Doctor discusses stage 4 pancreatic cancer diagnosis with patient

Editor’s note: Alex Trebek announced on March 6 that he has been diagnosed with stage IV pancreatic cancer. We wanted to share more about this stage of the disease that Trebek and thousands of others face.

Most people with pancreatic cancer are diagnosed at stage IV. Patients diagnosed at an earlier stage can also develop stage IV cancer if it spreads.

Here are five important facts to know about stage IV pancreatic cancer:

1) Stage IV means the cancer metastasized, or spread, to another part of the body. It often spreads to the liver, abdominal wall, lungs, bones, faraway lymph nodes or a combination of these. Cancer at this stage may also be called metastatic or advanced cancer.

2) Stage IV treatment is usually chemotherapy. The cancer cannot be removed by surgery at this stage. Clinical trials may also give you more choices.

3) Pancreatic cancer may cause only vague, unexplained symptoms. These include back or abdominal pain, weight loss, jaundice, loss of appetite, nausea, change in stool, pancreatitis and recent-onset diabetes in people over age 50. Advanced pancreatic cancer may also cause ascites (fluid in the abdomen), fatigue and blood clots.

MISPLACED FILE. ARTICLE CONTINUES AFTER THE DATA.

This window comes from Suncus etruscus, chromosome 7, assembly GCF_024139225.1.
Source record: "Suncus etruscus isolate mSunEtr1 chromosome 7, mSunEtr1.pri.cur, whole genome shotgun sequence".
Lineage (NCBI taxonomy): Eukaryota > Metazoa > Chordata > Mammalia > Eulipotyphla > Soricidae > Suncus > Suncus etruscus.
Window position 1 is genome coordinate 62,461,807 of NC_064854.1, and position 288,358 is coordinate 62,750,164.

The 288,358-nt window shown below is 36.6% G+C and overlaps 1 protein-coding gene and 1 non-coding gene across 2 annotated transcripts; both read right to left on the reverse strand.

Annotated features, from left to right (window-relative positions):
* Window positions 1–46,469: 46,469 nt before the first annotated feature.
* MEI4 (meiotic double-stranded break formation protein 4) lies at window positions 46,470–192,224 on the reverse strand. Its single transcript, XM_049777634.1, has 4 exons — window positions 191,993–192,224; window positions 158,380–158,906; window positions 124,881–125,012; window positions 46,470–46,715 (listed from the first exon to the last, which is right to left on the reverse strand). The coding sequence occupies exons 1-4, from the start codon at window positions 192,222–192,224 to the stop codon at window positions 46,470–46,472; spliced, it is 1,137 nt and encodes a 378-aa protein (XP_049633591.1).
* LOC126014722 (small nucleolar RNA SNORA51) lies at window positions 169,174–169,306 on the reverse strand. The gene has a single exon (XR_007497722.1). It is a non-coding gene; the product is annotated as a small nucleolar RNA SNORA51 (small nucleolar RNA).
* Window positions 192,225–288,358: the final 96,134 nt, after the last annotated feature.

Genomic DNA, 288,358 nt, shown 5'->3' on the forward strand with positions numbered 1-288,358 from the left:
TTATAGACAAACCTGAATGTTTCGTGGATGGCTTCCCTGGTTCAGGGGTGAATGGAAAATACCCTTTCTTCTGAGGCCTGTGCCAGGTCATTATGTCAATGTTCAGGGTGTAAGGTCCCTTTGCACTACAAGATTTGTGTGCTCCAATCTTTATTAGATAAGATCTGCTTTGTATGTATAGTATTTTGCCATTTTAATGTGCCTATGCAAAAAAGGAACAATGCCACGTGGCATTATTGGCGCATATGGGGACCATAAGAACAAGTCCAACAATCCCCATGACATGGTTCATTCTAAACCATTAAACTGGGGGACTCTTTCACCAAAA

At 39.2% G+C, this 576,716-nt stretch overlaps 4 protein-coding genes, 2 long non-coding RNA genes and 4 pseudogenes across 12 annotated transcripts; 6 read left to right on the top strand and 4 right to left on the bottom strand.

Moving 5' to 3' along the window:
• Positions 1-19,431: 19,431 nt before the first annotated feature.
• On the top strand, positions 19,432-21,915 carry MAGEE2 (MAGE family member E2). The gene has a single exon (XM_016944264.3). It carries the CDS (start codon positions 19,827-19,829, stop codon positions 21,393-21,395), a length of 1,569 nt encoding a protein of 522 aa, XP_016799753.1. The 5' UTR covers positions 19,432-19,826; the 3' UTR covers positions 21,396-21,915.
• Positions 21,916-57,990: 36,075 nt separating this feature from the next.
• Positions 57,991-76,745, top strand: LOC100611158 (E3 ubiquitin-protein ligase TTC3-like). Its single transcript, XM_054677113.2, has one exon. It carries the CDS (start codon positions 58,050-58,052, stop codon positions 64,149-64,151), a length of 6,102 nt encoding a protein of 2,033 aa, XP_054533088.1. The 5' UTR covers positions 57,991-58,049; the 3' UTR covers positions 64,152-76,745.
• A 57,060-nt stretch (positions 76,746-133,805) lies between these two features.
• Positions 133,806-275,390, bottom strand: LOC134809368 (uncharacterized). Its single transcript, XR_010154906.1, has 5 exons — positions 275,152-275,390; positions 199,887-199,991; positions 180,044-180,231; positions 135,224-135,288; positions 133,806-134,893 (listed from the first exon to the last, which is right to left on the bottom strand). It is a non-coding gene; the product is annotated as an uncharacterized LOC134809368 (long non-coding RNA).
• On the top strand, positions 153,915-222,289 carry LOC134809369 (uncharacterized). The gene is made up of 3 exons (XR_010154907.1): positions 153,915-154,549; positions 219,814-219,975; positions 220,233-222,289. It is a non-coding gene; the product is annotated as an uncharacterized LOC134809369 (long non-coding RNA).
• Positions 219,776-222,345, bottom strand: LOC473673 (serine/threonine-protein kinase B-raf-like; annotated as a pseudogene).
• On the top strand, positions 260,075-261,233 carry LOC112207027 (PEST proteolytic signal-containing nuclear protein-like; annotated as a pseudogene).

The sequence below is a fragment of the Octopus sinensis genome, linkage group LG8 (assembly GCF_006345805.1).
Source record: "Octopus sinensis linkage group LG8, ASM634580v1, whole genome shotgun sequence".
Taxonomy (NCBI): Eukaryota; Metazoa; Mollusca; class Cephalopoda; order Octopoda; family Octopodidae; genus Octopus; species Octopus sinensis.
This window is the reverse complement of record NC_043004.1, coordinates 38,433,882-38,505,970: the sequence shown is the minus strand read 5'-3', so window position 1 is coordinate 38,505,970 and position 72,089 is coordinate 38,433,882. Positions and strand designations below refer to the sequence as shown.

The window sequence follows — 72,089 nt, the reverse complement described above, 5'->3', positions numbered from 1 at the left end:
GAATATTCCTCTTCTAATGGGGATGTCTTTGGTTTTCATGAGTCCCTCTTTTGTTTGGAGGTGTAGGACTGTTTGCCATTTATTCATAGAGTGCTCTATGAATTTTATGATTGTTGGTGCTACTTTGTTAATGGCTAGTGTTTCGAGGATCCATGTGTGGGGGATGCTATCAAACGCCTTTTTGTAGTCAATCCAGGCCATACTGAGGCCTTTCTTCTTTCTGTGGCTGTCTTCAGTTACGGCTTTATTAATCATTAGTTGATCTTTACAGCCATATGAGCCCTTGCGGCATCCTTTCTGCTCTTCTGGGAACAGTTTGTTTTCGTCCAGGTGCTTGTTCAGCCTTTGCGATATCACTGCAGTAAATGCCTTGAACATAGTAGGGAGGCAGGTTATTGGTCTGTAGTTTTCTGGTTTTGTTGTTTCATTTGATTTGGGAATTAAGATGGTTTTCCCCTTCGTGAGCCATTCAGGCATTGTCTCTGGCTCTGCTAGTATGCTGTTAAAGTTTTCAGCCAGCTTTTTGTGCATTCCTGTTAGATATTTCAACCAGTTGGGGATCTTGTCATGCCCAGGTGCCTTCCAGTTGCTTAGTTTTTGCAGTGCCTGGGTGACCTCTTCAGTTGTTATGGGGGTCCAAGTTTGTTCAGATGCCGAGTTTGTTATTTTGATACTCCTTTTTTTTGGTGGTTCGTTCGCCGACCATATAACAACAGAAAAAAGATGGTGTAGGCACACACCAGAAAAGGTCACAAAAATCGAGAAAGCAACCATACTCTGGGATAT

4) Every pancreatic cancer patient’s case is unique, and there is hope. Pancreatic cancer patients who participate in clinical research have better outcomes. Seeing pancreatic cancer specialists, including healthcare professionals who focus on symptom management and supportive (palliative) care, also improves outcomes. And, studies show that treatments based on your tumor’s biology can increase their success.

5) There are stage IV survivors. Read their stories, or connect with others who have been diagnosed with stage IV pancreatic cancer and can offer support and hope through the Survivor & Caregiver Network.

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